Most Workers “Hate Their Job” (Are Disengaged); Lean & Kaizen Can Help

flintstone smallIt’s always sad then these national employee engagement surveys come out… the latest one from Gallup doesn’t paint a pretty picture: “Most workers hate their jobs or have ‘checked out,’ Gallup says.”

It’s also far too easy for employers or leaders to blame the employees for being disengaged or disgruntled.

As the late, great Peter Scholtes asked, “Why do you hire dead wood? Or why do you hire live wood and kill it?”

From the article:

The survey classifies three types of employees among the 100 million people in America who hold full-time jobs. The first is actively engaged, which represents about 30 million workers. The second type of worker is “not engaged,” which accounts for 50 million. These employees are going through the motions at work.

The third type, labeled “actively disengaged,” hates going to work. These workers — about 20 million — undermine their companies with their attitude, according to the report.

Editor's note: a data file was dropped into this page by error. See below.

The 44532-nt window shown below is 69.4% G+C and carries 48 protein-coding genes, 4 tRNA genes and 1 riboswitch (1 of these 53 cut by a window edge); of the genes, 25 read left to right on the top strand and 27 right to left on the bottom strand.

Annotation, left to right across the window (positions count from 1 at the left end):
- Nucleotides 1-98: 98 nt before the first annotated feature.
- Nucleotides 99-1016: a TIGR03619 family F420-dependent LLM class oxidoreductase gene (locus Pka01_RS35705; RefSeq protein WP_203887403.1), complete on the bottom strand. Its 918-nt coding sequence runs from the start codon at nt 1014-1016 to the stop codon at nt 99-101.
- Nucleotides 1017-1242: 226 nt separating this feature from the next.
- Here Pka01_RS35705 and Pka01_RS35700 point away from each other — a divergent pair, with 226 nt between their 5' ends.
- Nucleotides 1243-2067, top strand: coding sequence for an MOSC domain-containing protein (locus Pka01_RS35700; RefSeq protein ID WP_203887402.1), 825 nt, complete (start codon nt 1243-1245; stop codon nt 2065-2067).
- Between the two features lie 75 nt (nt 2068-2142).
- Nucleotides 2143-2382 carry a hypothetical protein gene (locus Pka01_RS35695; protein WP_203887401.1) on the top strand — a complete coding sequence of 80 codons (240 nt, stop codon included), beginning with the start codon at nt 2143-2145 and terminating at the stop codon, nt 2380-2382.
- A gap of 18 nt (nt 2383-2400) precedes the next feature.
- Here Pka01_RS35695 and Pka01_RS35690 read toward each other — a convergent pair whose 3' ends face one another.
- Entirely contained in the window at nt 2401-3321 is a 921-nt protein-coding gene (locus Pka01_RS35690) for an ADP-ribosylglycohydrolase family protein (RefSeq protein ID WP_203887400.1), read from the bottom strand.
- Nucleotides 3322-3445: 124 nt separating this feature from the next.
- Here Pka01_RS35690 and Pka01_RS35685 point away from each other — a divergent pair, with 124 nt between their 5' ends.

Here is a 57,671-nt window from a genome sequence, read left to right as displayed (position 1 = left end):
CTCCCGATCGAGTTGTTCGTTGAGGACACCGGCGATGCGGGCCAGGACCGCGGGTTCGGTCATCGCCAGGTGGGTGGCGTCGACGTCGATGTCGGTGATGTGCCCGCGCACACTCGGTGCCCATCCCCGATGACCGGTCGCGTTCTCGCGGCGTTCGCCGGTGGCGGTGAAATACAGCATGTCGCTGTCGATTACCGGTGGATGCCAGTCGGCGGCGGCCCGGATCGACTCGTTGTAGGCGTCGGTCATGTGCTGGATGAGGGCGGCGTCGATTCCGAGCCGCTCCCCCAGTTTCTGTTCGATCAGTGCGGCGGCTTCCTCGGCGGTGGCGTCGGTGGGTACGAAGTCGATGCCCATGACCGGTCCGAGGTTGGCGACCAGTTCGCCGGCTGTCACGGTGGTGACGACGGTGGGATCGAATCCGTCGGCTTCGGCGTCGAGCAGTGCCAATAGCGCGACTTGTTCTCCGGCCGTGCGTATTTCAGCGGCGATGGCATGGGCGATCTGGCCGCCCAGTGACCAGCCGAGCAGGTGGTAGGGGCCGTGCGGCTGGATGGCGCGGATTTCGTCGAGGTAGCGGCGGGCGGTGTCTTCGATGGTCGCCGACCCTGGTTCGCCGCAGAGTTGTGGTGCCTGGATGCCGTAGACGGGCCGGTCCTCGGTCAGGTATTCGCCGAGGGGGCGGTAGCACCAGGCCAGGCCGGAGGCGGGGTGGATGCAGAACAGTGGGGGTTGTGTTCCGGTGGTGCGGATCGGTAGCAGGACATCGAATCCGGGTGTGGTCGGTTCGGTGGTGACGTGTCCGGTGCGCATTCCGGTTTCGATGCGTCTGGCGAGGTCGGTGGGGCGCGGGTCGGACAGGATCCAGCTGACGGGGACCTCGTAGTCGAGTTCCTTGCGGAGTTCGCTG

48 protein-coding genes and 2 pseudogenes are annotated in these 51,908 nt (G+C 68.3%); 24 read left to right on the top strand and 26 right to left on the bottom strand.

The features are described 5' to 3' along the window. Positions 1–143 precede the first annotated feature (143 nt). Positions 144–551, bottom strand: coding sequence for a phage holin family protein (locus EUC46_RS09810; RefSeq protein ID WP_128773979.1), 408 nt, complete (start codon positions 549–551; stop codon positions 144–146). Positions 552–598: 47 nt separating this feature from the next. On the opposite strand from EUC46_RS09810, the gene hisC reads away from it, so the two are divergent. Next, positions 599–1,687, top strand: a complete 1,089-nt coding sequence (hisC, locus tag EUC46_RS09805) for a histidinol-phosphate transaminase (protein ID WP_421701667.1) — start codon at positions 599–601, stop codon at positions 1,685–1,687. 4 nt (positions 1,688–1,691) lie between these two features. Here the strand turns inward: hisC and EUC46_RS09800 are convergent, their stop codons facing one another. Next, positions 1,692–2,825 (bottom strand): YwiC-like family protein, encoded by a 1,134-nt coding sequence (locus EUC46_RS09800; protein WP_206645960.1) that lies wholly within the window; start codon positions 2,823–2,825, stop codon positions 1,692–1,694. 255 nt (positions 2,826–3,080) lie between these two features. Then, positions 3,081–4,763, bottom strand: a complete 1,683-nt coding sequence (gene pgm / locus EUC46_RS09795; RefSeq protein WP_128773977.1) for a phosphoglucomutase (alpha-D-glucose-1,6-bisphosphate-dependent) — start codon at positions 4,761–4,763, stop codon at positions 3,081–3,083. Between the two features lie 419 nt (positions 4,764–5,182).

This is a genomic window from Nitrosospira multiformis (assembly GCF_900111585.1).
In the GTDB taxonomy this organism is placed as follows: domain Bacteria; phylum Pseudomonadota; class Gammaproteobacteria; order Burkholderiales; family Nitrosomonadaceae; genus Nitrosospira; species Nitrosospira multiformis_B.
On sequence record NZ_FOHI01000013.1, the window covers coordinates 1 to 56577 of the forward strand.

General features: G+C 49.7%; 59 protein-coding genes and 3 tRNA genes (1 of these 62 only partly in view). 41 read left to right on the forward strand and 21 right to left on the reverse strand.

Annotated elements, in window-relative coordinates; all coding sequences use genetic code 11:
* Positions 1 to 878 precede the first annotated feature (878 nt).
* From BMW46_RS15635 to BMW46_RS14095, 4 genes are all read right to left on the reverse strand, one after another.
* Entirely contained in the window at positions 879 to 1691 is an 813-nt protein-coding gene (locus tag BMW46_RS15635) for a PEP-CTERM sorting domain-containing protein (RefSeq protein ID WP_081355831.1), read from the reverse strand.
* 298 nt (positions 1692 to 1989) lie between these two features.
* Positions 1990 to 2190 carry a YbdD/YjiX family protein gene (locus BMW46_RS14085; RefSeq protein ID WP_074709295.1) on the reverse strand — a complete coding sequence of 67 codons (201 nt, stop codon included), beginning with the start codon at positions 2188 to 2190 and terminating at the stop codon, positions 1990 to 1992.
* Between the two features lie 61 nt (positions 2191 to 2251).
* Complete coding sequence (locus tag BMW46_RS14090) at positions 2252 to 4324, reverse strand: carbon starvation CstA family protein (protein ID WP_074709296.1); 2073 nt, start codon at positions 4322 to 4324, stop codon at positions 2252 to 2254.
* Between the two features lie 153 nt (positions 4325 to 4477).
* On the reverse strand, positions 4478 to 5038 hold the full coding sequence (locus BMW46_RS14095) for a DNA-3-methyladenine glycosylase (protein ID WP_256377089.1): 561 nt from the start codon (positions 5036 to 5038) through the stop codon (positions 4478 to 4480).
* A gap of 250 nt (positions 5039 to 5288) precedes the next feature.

So 70% are “going through the motions” or actively “undermining” their employer. Sad. Read the Gallup report here  (and their blog post about it).

From the report, about healthcare workers:

Gallup also finds professional workers at the higher end of the employee engagement spectrum, possibly because these jobs are more likely to reflect workers’ talents and interests. Healthcare professionals are slightly more engaged than other professionals. Notably, far fewer physicians are actively disengaged than  any other category of workers.

Gallup says people WANT to do something about low engagement, but don’t know how:

“The general consciousness about the importance of employee engagement seems to have increased in the past decade,” said Jim Harter, Gallup’s chief scientist for workplace management and well-being. “But there is a gap between knowing about engagement and doing something  about it in most American workplaces.”

One way to close this gap, to improve employee engagement, is to embrace the “kaizen” style of continuous improvement or to adopt a truly “Lean culture,” perhaps patterning off of the Toyota Way management system and its dual pillars of “continuous improvement” and “respect for people.”

I’d love to see a survey of full-time Toyota employees to see how their levels of engagement or disengagement compare to the general public. What about your Lean organization?

In the first year of their Kaizen and daily Lean management approach in the lab at Children’s Medical Center Dallas, employee engagement scores went up pretty noticeably (in all areas, not just the survey questions shown below, on a 1 to 5 scale, with 5 being the highest score):

engagement survey data